DEEMED APPROVED ORDINANCE
A Viable Solution to the Downtown Late Night Bar Scene
SEPTEMBER 27, 2013 As a member of the Downtown (Public Safety and Residential Quality of Life) Task Force, Kim Kramer, President of the HBDRA has submitted the following memo to his fellow Task Force members for their consideration.
Date: September 27, 2013
From: Kim Kramer
To: Downtown Task Force
Subject: Deemed Approved Ordinance (DAO)
In an attempt to deal with downtown public safety and residential quality of life, we face a serious road block in the form of entitlements that are granted in perpetuum. I am referring to alcohol licenses issued by the State and CUP’s issued by the City. Both are granted forever, and to worsen the situation, both are granted to the physical location and not the business in question.
Because of this, we have new businesses Downtown taking over failed businesses and being grandfathered into their ABC license and their CUP. As conditions change and time marches on, the City is all but helpless to modify either of these entitlements as might be necessary to deal with a changing culture Downtown or any other condition that might warrant an ABC or CUP modification.
The inability of our City to regulate grandfathered alcohol selling establishments Downtown is one of the most significant obstacles to affecting positive changes in public safety and residential quality of life. This needs to be fixed if the Task Force is going to be successful in its mission.
There is a solution. Since the State of California controls the licensing of all alcohol selling establishments throughout the state, the City of Oakland, California was prompted to enact the first ever Deemed Approved Ordinance in 1993. This ordinance authorizes local municipal authority over alcohol selling establishments by issuing Deemed Approved Permits and establishing Public Nuisance Standards that pre-existing retailers must abide by in order to maintain their permit.
The standards are monitored by the City through an enforcement and education program which is paid for by a fee on the deemed approved outlets. The standards do not directly regulate the sale of alcohol, but rather address land use and public safety issues associated with alcohol sales, such as disturbance of the peace, illegal drug activity, public drunkenness, drinking in public, harassment of passersby, public urination, theft, assaults, batteries, acts of vandalism, excessive littering, loitering, illegal parking, excessive loud noises (especially in the late night or early morning hours), traffic violations, curfew violations, lewd conduct, and police detentions and arrests.
The litany of Public Nuisance Standards described above are not my words. They are the official language of the Deemed Approved Ordinance, yet they describe precisely and exactly the conditions we face as downtown residents every Tuesday, Thursday, Friday, Saturday and Sunday as a direct result of the excessive Late Night Bar Scene in the Downtown Entertainment District.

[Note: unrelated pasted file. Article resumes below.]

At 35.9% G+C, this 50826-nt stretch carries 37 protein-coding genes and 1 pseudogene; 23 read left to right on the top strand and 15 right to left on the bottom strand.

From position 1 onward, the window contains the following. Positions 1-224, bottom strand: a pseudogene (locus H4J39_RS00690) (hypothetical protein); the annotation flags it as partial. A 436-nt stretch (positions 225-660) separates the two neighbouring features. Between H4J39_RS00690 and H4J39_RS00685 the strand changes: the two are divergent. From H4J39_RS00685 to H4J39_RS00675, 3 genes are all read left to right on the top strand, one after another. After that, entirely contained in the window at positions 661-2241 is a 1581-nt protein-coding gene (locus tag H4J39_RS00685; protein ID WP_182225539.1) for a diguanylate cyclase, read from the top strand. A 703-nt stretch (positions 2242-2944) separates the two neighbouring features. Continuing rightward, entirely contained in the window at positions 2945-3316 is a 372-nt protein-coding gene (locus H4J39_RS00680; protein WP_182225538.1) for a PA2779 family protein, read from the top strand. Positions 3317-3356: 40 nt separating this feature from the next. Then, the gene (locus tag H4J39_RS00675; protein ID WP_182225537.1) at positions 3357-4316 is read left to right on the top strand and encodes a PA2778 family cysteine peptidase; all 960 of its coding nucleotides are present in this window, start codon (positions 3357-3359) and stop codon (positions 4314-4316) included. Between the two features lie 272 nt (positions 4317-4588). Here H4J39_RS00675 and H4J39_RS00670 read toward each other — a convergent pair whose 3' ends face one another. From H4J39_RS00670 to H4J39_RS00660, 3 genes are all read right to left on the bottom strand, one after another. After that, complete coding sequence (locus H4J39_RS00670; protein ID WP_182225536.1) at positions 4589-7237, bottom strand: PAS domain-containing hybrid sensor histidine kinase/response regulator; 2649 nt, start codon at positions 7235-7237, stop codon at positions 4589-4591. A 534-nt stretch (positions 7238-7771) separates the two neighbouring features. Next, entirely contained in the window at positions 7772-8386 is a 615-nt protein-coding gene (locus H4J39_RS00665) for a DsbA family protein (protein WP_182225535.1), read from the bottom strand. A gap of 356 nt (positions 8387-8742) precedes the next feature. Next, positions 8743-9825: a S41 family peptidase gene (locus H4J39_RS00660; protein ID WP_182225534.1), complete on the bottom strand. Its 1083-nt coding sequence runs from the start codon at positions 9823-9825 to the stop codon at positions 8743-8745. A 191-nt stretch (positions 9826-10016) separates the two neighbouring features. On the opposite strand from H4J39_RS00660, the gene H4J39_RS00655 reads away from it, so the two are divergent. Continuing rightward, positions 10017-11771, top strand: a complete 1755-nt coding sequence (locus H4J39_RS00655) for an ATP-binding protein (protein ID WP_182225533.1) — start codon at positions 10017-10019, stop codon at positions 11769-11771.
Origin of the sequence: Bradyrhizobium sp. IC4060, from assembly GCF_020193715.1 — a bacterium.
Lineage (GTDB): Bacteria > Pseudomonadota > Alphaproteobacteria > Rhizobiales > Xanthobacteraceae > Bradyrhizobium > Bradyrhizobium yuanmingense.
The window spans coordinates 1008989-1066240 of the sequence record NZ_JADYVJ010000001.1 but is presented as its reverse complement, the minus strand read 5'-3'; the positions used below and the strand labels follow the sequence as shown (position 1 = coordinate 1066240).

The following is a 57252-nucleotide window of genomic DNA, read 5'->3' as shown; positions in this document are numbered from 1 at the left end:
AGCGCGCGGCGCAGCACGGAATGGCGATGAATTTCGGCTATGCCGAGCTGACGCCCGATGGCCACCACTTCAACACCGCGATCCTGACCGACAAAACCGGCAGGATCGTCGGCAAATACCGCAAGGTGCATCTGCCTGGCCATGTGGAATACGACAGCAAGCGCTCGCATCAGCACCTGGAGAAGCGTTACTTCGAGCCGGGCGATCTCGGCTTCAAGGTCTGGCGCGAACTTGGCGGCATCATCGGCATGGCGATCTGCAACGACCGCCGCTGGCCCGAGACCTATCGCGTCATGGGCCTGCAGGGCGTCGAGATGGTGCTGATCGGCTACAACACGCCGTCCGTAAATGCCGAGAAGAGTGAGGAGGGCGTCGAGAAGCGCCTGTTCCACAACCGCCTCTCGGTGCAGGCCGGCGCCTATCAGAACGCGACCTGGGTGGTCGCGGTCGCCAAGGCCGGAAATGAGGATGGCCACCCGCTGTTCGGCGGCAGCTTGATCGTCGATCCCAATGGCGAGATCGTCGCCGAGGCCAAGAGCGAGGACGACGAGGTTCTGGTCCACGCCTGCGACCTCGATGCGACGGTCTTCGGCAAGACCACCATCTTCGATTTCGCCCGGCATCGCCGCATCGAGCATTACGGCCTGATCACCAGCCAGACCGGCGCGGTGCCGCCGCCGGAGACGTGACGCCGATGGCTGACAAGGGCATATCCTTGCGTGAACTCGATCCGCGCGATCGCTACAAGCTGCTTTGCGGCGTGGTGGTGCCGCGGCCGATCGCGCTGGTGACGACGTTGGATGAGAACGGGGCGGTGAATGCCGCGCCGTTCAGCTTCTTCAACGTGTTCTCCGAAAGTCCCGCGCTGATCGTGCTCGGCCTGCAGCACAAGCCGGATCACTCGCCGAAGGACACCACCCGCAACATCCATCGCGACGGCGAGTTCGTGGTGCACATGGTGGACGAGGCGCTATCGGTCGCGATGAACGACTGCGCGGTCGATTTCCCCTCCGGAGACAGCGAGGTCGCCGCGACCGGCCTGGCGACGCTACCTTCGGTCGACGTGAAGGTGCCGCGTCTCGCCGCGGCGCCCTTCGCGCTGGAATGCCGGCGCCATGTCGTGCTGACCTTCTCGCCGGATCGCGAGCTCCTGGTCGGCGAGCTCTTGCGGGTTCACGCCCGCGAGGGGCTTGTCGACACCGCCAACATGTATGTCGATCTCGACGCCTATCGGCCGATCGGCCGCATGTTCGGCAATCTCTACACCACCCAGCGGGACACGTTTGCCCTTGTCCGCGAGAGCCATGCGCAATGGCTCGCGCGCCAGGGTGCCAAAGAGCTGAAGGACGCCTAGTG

The State holds ABC licensees accountable for the actions of their patrons while they are inside the business premises and uses the license revocation as a tool to affect positive changes in business and patron behavior.
In the same way, the Deemed Approved Ordinance holds the alcohol selling establishments accountable for the actions of their patrons while they are outside the business premises and uses the permit revocation as a tool to affect positive changes in business and patron behavior, including the issuance of a modified CUP for the business in question.
There are currently 19 cities in California using a Deemed Approved Ordinance including Oakland, San Francisco, San Leandro, Ventura and San Bernardino.
I am not suggesting that the City use the Deemed Approved Ordinance to come down hard on the late night bars as the City can structure and implement the Deemed Approved Ordinance in any manner that is appropriate. I am suggesting, however, that the City be given all the tools it needs to do its job to fulfill its single most important and core responsibility to all of its citizens, and that is to ensure the public safety, peace and tranquility of the community.
I recommend the Task Force consider a Deemed Approved Ordinance for Downtown, DTSP District 1, and ask staff to provide information how this might be accomplished.
Downtown Task Force Member
“Reducing Community Alcohol Problems Associated with Alcohol Sales: The Case of Deemed Approved Ordinances in California” CLICK HERE.
“Conditional Use Permit – Deemed Approved Alcoholic Beverage Sales Regulations Ordinance” developed by The Institute for Public Strategies funded by the City of San Bernardino. CLICK HERE.
Oakland alcohol retailers challenged the Deemed Approved Ordinance in court on two grounds: (1) The ordinance constituted regulation of the sale of alcohol and was therefore preempted by the State Constitution; and (2) The fee was in fact a tax, also prohibited under State law.
The California Court of Appeal rejected these claims and the California Supreme Court allowed it to stand without further review. As such, the Oakland Deemed Approved Ordinance has now become the model for other cities in California and today there are 19 California cities enacting some form of a Deemed Approved Ordinance.
Some of the information in this memo was taken directly from the report attached, “Reducing Community Alcohol Problems Associated with Alcohol Sales: The Case of Deemed Approved Ordinances in California” by Alcohol Policy Consultations. One of the authors, James Mosher, is considered to be the leading authority on Deemed Approved Ordinances and, if we are to move forward with this action, I suggest we invite Mr. Moser to make a presentation to the Task Force at the earliest convenience.